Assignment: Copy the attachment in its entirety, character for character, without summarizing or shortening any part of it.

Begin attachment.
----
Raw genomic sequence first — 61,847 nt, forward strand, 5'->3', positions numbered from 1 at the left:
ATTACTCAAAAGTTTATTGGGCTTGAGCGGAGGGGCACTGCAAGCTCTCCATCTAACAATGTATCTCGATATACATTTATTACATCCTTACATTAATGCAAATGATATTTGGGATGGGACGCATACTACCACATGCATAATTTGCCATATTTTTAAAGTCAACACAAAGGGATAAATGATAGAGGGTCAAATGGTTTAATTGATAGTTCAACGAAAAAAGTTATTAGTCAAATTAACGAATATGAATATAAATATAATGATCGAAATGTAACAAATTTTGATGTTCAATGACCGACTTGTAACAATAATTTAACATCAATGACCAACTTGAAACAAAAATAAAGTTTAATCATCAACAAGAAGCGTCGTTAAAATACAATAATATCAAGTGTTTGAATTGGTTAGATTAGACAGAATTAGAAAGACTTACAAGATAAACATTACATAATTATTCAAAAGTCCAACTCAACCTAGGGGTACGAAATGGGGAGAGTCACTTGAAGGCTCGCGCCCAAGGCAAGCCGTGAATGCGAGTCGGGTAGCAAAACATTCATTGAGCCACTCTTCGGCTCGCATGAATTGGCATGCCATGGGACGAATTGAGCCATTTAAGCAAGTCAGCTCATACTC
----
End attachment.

Raw genomic sequence first — 61,847 nt, forward strand, 5'->3', positions numbered from 1 at the left:
ATTACTCAAAAGTTTATTGGGCTTGAGCGGAGGGGCACTGCAAGCTCTCCATCTAACAATGTATCTCGATATACATTTATTACATCCTTACATTAATGCAAATGATATTTGGGATGGGACGCATACTACCACATGCATAATTTGCCATATTTTTAAAGTCAACACAAAGGGATAAATGATAGAGGGTCAAATGGTTTAATTGATAGTTCAACGAAAAAAGTTATTAGTCAAATTAACGAATATGAATATAAATATAATGATCGAAATGTAACAAATTTTGATGTTCAATGACCGACTTGTAACAATAATTTAACATCAATGACCAACTTGAAACAAAAATAAAGTTTAATCATCAACAAGAAGCGTCGTTAAAATACAATAATATCAAGTGTTTGAATTGGTTAGATTAGACAGAATTAGAAAGACTTACAAGATAAACATTACATAATTATTCAAAAGTCCAACTCAACCTAGGGGTACGAAATGGGGAGAGTCACTTGAAGGCTCGCGCCCAAGGCAAGCCGTGAATGCGAGTCGGGTAGCAAAACATTCATTGAGCCACTCTTCGGCTCGCATGAATTGGCATGCCATGGGACGAATTGAGCCATTTAAGCAAGTCAGCTCATACTC